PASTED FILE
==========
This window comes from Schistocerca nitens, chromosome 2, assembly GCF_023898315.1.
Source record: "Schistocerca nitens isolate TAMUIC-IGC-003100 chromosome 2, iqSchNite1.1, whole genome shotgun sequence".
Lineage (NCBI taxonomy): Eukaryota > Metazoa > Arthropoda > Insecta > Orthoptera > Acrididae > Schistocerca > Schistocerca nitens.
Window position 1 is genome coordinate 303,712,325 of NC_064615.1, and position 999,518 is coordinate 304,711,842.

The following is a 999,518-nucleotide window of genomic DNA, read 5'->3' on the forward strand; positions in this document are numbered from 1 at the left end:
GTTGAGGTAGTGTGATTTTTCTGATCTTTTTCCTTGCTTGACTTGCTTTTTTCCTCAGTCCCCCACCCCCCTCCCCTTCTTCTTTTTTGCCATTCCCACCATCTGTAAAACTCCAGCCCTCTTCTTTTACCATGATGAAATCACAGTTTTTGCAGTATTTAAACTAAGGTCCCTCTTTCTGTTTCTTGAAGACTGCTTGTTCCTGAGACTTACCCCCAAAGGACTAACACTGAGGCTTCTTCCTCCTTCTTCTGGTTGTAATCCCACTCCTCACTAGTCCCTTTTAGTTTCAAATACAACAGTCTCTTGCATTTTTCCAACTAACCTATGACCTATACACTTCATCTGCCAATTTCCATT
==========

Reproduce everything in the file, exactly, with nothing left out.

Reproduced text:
This window comes from Schistocerca nitens, chromosome 2, assembly GCF_023898315.1.
Source record: "Schistocerca nitens isolate TAMUIC-IGC-003100 chromosome 2, iqSchNite1.1, whole genome shotgun sequence".
Lineage (NCBI taxonomy): Eukaryota > Metazoa > Arthropoda > Insecta > Orthoptera > Acrididae > Schistocerca > Schistocerca nitens.
Window position 1 is genome coordinate 303,712,325 of NC_064615.1, and position 999,518 is coordinate 304,711,842.

The following is a 999,518-nucleotide window of genomic DNA, read 5'->3' on the forward strand; positions in this document are numbered from 1 at the left end:
GTTGAGGTAGTGTGATTTTTCTGATCTTTTTCCTTGCTTGACTTGCTTTTTTCCTCAGTCCCCCACCCCCCTCCCCTTCTTCTTTTTTGCCATTCCCACCATCTGTAAAACTCCAGCCCTCTTCTTTTACCATGATGAAATCACAGTTTTTGCAGTATTTAAACTAAGGTCCCTCTTTCTGTTTCTTGAAGACTGCTTGTTCCTGAGACTTACCCCCAAAGGACTAACACTGAGGCTTCTTCCTCCTTCTTCTGGTTGTAATCCCACTCCTCACTAGTCCCTTTTAGTTTCAAATACAACAGTCTCTTGCATTTTTCCAACTAACCTATGACCTATACACTTCATCTGCCAATTTCCATT